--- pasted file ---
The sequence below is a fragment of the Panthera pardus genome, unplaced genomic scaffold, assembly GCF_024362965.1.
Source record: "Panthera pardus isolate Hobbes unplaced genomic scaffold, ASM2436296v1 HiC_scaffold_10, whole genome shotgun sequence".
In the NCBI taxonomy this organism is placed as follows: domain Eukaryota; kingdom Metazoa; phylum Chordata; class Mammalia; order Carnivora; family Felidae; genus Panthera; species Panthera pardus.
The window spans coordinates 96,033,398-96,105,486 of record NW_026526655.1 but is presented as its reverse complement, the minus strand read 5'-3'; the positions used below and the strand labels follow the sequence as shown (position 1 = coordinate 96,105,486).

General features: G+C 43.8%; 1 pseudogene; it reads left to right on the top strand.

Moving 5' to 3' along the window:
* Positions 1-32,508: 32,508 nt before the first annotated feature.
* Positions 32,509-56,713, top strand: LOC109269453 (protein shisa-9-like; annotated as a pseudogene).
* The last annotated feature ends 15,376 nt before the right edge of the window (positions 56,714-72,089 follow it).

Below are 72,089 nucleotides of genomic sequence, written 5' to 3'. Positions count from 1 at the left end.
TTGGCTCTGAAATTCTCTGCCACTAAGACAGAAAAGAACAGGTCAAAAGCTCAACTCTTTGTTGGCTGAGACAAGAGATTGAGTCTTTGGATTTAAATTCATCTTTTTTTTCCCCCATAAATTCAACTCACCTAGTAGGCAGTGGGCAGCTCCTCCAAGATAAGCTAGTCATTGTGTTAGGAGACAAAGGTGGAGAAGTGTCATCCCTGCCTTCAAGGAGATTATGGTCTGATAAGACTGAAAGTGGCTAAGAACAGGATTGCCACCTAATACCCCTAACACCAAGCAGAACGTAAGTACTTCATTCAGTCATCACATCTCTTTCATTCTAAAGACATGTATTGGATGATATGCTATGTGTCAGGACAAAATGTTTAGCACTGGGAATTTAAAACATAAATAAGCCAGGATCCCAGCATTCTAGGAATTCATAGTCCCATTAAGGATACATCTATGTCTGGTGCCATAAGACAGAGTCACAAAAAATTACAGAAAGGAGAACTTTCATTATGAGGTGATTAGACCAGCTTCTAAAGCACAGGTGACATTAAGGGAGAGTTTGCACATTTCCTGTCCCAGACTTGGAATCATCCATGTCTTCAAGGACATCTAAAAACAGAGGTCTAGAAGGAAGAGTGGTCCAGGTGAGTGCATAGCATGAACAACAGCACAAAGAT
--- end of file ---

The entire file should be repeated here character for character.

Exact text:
The sequence below is a fragment of the Panthera pardus genome, unplaced genomic scaffold, assembly GCF_024362965.1.
Source record: "Panthera pardus isolate Hobbes unplaced genomic scaffold, ASM2436296v1 HiC_scaffold_10, whole genome shotgun sequence".
In the NCBI taxonomy this organism is placed as follows: domain Eukaryota; kingdom Metazoa; phylum Chordata; class Mammalia; order Carnivora; family Felidae; genus Panthera; species Panthera pardus.
The window spans coordinates 96,033,398-96,105,486 of record NW_026526655.1 but is presented as its reverse complement, the minus strand read 5'-3'; the positions used below and the strand labels follow the sequence as shown (position 1 = coordinate 96,105,486).

General features: G+C 43.8%; 1 pseudogene; it reads left to right on the top strand.

Moving 5' to 3' along the window:
* Positions 1-32,508: 32,508 nt before the first annotated feature.
* Positions 32,509-56,713, top strand: LOC109269453 (protein shisa-9-like; annotated as a pseudogene).
* The last annotated feature ends 15,376 nt before the right edge of the window (positions 56,714-72,089 follow it).

Below are 72,089 nucleotides of genomic sequence, written 5' to 3'. Positions count from 1 at the left end.
TTGGCTCTGAAATTCTCTGCCACTAAGACAGAAAAGAACAGGTCAAAAGCTCAACTCTTTGTTGGCTGAGACAAGAGATTGAGTCTTTGGATTTAAATTCATCTTTTTTTTCCCCCATAAATTCAACTCACCTAGTAGGCAGTGGGCAGCTCCTCCAAGATAAGCTAGTCATTGTGTTAGGAGACAAAGGTGGAGAAGTGTCATCCCTGCCTTCAAGGAGATTATGGTCTGATAAGACTGAAAGTGGCTAAGAACAGGATTGCCACCTAATACCCCTAACACCAAGCAGAACGTAAGTACTTCATTCAGTCATCACATCTCTTTCATTCTAAAGACATGTATTGGATGATATGCTATGTGTCAGGACAAAATGTTTAGCACTGGGAATTTAAAACATAAATAAGCCAGGATCCCAGCATTCTAGGAATTCATAGTCCCATTAAGGATACATCTATGTCTGGTGCCATAAGACAGAGTCACAAAAAATTACAGAAAGGAGAACTTTCATTATGAGGTGATTAGACCAGCTTCTAAAGCACAGGTGACATTAAGGGAGAGTTTGCACATTTCCTGTCCCAGACTTGGAATCATCCATGTCTTCAAGGACATCTAAAAACAGAGGTCTAGAAGGAAGAGTGGTCCAGGTGAGTGCATAGCATGAACAACAGCACAAAGAT